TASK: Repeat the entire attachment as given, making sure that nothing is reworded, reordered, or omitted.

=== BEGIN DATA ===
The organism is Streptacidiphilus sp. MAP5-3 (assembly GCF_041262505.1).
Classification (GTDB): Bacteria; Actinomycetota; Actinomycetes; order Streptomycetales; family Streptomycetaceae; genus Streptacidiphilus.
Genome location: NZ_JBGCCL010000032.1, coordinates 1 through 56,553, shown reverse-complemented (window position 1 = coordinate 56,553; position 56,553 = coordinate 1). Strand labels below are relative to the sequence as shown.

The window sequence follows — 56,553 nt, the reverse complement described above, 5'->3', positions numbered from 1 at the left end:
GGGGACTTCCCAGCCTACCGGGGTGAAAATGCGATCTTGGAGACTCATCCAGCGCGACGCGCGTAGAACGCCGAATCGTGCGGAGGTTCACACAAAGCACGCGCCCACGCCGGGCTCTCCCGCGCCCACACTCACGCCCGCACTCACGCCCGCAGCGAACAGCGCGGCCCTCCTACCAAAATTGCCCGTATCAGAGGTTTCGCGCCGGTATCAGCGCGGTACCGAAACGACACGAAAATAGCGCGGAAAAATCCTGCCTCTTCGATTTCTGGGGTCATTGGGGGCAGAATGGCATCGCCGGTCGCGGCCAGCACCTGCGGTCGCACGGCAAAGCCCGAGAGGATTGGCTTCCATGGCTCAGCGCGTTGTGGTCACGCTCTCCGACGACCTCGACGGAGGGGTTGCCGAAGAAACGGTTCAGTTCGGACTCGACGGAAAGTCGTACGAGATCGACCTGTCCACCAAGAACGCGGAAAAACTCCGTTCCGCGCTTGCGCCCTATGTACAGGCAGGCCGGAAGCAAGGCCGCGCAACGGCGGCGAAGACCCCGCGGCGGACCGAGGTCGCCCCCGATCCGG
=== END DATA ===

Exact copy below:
The organism is Streptacidiphilus sp. MAP5-3 (assembly GCF_041262505.1).
Classification (GTDB): Bacteria; Actinomycetota; Actinomycetes; order Streptomycetales; family Streptomycetaceae; genus Streptacidiphilus.
Genome location: NZ_JBGCCL010000032.1, coordinates 1 through 56,553, shown reverse-complemented (window position 1 = coordinate 56,553; position 56,553 = coordinate 1). Strand labels below are relative to the sequence as shown.

The window sequence follows — 56,553 nt, the reverse complement described above, 5'->3', positions numbered from 1 at the left end:
GGGGACTTCCCAGCCTACCGGGGTGAAAATGCGATCTTGGAGACTCATCCAGCGCGACGCGCGTAGAACGCCGAATCGTGCGGAGGTTCACACAAAGCACGCGCCCACGCCGGGCTCTCCCGCGCCCACACTCACGCCCGCACTCACGCCCGCAGCGAACAGCGCGGCCCTCCTACCAAAATTGCCCGTATCAGAGGTTTCGCGCCGGTATCAGCGCGGTACCGAAACGACACGAAAATAGCGCGGAAAAATCCTGCCTCTTCGATTTCTGGGGTCATTGGGGGCAGAATGGCATCGCCGGTCGCGGCCAGCACCTGCGGTCGCACGGCAAAGCCCGAGAGGATTGGCTTCCATGGCTCAGCGCGTTGTGGTCACGCTCTCCGACGACCTCGACGGAGGGGTTGCCGAAGAAACGGTTCAGTTCGGACTCGACGGAAAGTCGTACGAGATCGACCTGTCCACCAAGAACGCGGAAAAACTCCGTTCCGCGCTTGCGCCCTATGTACAGGCAGGCCGGAAGCAAGGCCGCGCAACGGCGGCGAAGACCCCGCGGCGGACCGAGGTCGCCCCCGATCCGG